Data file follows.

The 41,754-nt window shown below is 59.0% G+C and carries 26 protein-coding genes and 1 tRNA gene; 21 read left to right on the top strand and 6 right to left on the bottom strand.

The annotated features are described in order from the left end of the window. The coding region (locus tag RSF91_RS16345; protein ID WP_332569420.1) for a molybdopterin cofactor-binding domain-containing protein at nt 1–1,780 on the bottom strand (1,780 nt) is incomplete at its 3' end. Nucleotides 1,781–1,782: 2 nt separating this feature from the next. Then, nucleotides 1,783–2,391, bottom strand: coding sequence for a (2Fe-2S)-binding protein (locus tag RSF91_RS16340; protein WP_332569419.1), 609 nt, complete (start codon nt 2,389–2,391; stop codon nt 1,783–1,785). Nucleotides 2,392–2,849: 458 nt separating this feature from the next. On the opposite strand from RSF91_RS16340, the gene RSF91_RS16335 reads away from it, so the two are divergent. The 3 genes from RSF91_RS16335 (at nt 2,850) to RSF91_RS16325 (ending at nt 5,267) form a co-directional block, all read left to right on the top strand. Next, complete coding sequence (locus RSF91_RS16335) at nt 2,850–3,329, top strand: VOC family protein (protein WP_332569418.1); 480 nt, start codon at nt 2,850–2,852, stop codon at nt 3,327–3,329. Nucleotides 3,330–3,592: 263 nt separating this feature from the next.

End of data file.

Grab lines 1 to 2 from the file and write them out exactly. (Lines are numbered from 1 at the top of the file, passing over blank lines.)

The 41,754-nt window shown below is 59.0% G+C and carries 26 protein-coding genes and 1 tRNA gene; 21 read left to right on the top strand and 6 right to left on the bottom strand.

The annotated features are described in order from the left end of the window. The coding region (locus tag RSF91_RS16345; protein ID WP_332569420.1) for a molybdopterin cofactor-binding domain-containing protein at nt 1–1,780 on the bottom strand (1,780 nt) is incomplete at its 3' end. Nucleotides 1,781–1,782: 2 nt separating this feature from the next. Then, nucleotides 1,783–2,391, bottom strand: coding sequence for a (2Fe-2S)-binding protein (locus tag RSF91_RS16340; protein WP_332569419.1), 609 nt, complete (start codon nt 2,389–2,391; stop codon nt 1,783–1,785). Nucleotides 2,392–2,849: 458 nt separating this feature from the next. On the opposite strand from RSF91_RS16340, the gene RSF91_RS16335 reads away from it, so the two are divergent. The 3 genes from RSF91_RS16335 (at nt 2,850) to RSF91_RS16325 (ending at nt 5,267) form a co-directional block, all read left to right on the top strand. Next, complete coding sequence (locus RSF91_RS16335) at nt 2,850–3,329, top strand: VOC family protein (protein WP_332569418.1); 480 nt, start codon at nt 2,850–2,852, stop codon at nt 3,327–3,329. Nucleotides 3,330–3,592: 263 nt separating this feature from the next.